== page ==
Organic semiconductors can be used in devices like light-emitting diodes, solar cells, lasers and transistors. They have the advantage of being cheap to process and can be built on flexible substrates. However, the disadvantage is that these materials generally have much lower charge carrier mobilities than their inorganic counterparts.

Researchers already know that introducing strain into the crystal lattice helps increase charge carrier mobilities in inorganic semiconductors, such as silicon and germanium. Zhenan Bao of Stanford University in California and colleagues have now shown that the technique works in organic materials too.

Introducing strain
The team employed a technique that involves placing a solution containing the organic semiconductor TIPS-pentacene between two plates, where the bottom one is heated. Sliding the top plate exposes the solution to the air and the heat from the bottom plate quickly evaporates the solvent. This technique has the effect of introducing strain into the crystal lattice of the semiconductor. The strain can increase charge carrier mobilities in the material by allowing greater overlap between electron orbitals in the component molecules.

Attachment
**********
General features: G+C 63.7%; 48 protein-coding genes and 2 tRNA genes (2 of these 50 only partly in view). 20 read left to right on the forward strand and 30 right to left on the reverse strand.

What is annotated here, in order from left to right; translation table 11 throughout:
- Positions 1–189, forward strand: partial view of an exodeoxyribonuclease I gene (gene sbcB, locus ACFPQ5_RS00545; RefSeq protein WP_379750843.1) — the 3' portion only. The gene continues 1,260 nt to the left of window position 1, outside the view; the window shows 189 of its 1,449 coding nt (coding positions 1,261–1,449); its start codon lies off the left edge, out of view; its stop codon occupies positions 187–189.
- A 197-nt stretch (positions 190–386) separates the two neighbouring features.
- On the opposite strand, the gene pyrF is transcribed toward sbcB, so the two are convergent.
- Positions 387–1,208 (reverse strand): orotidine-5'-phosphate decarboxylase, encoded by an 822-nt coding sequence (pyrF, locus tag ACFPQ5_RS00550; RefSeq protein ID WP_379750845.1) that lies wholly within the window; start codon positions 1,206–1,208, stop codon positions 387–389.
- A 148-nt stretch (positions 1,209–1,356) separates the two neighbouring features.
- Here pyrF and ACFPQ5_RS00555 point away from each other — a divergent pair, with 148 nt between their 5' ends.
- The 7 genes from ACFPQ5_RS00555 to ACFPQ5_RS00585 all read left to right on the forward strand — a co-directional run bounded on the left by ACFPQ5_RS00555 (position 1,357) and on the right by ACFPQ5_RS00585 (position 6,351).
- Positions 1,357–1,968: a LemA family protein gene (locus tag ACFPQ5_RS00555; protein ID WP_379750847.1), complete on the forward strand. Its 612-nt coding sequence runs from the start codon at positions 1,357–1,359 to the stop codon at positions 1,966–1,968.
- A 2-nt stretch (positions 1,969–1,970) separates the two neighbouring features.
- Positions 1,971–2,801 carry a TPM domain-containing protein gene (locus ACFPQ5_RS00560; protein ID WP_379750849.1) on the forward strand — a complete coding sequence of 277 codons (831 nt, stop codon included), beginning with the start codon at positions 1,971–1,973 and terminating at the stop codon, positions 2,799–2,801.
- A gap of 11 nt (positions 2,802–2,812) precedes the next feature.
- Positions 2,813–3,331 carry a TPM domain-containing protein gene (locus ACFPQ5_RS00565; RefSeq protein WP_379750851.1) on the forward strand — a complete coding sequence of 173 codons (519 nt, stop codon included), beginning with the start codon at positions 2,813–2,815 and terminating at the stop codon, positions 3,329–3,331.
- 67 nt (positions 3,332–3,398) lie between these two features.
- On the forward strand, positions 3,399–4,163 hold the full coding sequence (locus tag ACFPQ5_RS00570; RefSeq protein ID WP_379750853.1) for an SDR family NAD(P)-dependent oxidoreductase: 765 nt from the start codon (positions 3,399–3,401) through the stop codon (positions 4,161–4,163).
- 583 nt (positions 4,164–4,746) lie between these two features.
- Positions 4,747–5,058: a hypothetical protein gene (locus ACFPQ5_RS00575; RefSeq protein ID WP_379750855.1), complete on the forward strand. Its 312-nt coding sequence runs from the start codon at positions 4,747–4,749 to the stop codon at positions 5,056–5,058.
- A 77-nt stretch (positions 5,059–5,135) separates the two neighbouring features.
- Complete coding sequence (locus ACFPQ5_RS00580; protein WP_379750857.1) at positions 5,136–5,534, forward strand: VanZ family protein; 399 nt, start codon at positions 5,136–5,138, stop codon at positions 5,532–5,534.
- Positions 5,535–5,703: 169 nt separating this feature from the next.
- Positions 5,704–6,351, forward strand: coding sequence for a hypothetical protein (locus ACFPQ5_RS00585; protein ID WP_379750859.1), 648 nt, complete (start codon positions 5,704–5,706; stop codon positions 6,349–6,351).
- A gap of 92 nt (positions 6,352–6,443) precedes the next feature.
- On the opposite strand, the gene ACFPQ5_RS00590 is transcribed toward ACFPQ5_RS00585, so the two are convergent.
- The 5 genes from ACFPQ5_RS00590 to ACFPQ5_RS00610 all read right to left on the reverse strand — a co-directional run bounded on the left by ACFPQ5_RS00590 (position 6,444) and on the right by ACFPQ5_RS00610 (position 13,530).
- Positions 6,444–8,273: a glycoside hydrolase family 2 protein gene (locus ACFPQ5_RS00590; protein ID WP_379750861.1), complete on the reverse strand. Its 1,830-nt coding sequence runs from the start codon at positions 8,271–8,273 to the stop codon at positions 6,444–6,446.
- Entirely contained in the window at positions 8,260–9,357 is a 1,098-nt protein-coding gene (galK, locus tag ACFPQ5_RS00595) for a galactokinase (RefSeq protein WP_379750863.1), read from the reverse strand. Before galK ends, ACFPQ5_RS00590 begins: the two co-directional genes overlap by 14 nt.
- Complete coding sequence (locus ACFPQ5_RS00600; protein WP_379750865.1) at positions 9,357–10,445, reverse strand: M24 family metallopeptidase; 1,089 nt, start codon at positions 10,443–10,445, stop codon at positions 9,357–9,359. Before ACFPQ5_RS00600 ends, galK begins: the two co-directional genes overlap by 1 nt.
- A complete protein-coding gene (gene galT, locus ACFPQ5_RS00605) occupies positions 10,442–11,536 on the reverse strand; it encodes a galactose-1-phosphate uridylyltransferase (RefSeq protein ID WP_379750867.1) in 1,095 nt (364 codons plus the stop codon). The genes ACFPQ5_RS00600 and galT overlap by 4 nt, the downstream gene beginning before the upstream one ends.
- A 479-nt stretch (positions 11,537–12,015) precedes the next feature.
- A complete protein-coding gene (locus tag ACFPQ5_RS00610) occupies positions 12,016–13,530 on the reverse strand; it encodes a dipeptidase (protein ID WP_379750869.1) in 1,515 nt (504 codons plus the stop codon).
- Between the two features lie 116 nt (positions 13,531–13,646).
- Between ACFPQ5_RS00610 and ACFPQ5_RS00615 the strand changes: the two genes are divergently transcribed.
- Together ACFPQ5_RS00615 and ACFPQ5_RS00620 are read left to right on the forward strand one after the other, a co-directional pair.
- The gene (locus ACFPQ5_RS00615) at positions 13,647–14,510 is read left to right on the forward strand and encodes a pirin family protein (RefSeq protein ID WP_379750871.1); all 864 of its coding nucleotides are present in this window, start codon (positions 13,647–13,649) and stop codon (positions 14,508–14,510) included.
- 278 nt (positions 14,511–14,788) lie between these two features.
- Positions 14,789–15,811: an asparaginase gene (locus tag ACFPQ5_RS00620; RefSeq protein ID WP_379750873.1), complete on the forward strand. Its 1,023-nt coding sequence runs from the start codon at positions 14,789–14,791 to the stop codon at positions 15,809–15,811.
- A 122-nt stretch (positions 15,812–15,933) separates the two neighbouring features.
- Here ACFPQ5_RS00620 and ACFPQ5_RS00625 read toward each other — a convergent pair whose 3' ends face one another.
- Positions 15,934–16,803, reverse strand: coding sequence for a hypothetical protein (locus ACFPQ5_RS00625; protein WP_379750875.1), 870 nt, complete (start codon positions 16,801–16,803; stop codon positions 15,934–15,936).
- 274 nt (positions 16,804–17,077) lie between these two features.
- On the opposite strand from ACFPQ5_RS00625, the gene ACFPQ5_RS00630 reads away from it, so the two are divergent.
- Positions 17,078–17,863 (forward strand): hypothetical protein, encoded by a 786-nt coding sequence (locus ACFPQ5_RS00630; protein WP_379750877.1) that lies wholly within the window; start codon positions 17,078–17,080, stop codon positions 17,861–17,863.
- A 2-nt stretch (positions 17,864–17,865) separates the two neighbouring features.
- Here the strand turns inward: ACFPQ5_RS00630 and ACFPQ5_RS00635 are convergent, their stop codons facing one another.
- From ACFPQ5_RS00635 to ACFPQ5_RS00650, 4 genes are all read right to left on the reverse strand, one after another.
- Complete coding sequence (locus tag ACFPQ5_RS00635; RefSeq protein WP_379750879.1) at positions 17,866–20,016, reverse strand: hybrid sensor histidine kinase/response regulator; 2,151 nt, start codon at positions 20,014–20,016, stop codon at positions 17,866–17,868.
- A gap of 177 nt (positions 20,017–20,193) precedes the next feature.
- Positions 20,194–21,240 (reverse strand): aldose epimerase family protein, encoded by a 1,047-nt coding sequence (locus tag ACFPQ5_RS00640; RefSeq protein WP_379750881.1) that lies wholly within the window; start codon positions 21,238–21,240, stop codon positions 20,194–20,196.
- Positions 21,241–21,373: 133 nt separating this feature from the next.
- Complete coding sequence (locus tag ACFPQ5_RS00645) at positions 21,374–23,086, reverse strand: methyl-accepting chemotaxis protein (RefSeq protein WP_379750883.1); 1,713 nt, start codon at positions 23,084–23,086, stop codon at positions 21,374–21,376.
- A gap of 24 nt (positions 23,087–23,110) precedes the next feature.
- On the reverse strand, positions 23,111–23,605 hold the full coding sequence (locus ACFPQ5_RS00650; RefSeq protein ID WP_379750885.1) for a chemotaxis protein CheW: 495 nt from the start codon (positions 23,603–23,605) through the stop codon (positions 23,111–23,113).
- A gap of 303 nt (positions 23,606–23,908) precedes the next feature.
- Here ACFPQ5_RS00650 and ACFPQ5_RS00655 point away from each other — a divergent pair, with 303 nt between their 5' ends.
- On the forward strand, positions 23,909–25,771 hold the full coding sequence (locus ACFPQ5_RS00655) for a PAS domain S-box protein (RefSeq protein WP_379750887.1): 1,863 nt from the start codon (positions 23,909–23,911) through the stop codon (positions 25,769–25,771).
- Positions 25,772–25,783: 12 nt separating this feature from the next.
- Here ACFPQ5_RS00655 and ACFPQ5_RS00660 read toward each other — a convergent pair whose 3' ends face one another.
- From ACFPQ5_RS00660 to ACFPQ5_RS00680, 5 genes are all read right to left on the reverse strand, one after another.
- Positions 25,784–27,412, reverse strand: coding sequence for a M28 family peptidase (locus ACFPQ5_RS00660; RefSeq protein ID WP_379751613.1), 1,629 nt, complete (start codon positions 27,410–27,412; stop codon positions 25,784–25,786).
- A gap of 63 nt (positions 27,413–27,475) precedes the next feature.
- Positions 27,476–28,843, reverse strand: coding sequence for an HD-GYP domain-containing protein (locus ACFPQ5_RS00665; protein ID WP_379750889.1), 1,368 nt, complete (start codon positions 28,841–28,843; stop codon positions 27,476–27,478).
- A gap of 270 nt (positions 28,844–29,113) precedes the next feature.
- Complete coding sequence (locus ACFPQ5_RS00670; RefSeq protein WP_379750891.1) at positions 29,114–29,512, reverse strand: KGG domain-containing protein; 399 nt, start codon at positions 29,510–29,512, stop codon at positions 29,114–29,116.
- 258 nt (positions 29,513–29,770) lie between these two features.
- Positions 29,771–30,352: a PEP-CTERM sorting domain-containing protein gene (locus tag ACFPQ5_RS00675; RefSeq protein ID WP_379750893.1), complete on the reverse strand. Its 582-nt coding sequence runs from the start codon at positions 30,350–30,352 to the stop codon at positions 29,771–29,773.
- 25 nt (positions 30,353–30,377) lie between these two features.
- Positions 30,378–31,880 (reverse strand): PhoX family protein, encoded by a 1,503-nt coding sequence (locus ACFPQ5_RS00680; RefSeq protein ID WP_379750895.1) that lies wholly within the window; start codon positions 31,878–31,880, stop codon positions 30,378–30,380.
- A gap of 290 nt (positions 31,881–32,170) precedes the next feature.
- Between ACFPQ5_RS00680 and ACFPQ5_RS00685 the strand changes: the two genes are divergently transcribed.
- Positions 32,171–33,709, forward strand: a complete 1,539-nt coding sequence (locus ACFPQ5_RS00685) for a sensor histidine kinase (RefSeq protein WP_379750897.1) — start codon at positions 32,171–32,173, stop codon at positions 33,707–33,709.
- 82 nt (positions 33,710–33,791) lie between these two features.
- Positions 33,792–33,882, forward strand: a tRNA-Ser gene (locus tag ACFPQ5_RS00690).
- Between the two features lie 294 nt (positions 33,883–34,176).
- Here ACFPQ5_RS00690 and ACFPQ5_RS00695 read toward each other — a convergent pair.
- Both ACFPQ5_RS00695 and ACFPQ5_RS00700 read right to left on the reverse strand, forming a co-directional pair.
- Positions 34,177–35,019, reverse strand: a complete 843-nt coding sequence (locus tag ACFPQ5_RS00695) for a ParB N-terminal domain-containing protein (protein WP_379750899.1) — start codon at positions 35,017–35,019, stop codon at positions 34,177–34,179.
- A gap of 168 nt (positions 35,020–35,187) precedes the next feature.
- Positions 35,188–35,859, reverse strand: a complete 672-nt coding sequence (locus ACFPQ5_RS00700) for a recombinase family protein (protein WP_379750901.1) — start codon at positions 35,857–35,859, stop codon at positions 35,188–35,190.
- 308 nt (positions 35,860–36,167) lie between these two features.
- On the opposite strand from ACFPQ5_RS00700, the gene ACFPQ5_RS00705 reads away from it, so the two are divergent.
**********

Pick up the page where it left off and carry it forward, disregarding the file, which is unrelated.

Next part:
The researchers succeeded in decreasing the so-called π-π stacking in TIPS-pentacene from 3.33 to 3.08 Angstroms. This value appears to be the shortest π-π stacking distance ever achieved in an organic semiconductor crystal lattice. Positive charge carrier (hole) mobility in transistors made of the material consequently increases from just 0.8 cm2V–1s–1 in unstrained films to as high as 4.6 cm2V–1s–1 in strained ones.

"Charge transport mobility is exponentially dependent on the distance between molecules in organic semiconductors," explained team member Gino Giri. "Making molecules pack closer together is thus an important way to increase charge carrier mobilities," he told nanotechweb.org. Generating strain in organic semiconductors is also an alternative way (other than doping) to achieve unprecedented charge transport mobilities in these materials, he adds.

The team, which includes researchers from the SLAC National Accelerator Lab at Stanford, Harvard University and the Samsung Advanced Institute of Technology in Kyunggi-Do in South Korea, would now like to better understand how strain is formed in organic semiconductors. "Does this apply to other organic semiconductor materials too and can we achieve strain in a controlled fashion?" asked Bao.

The work was published in Nature.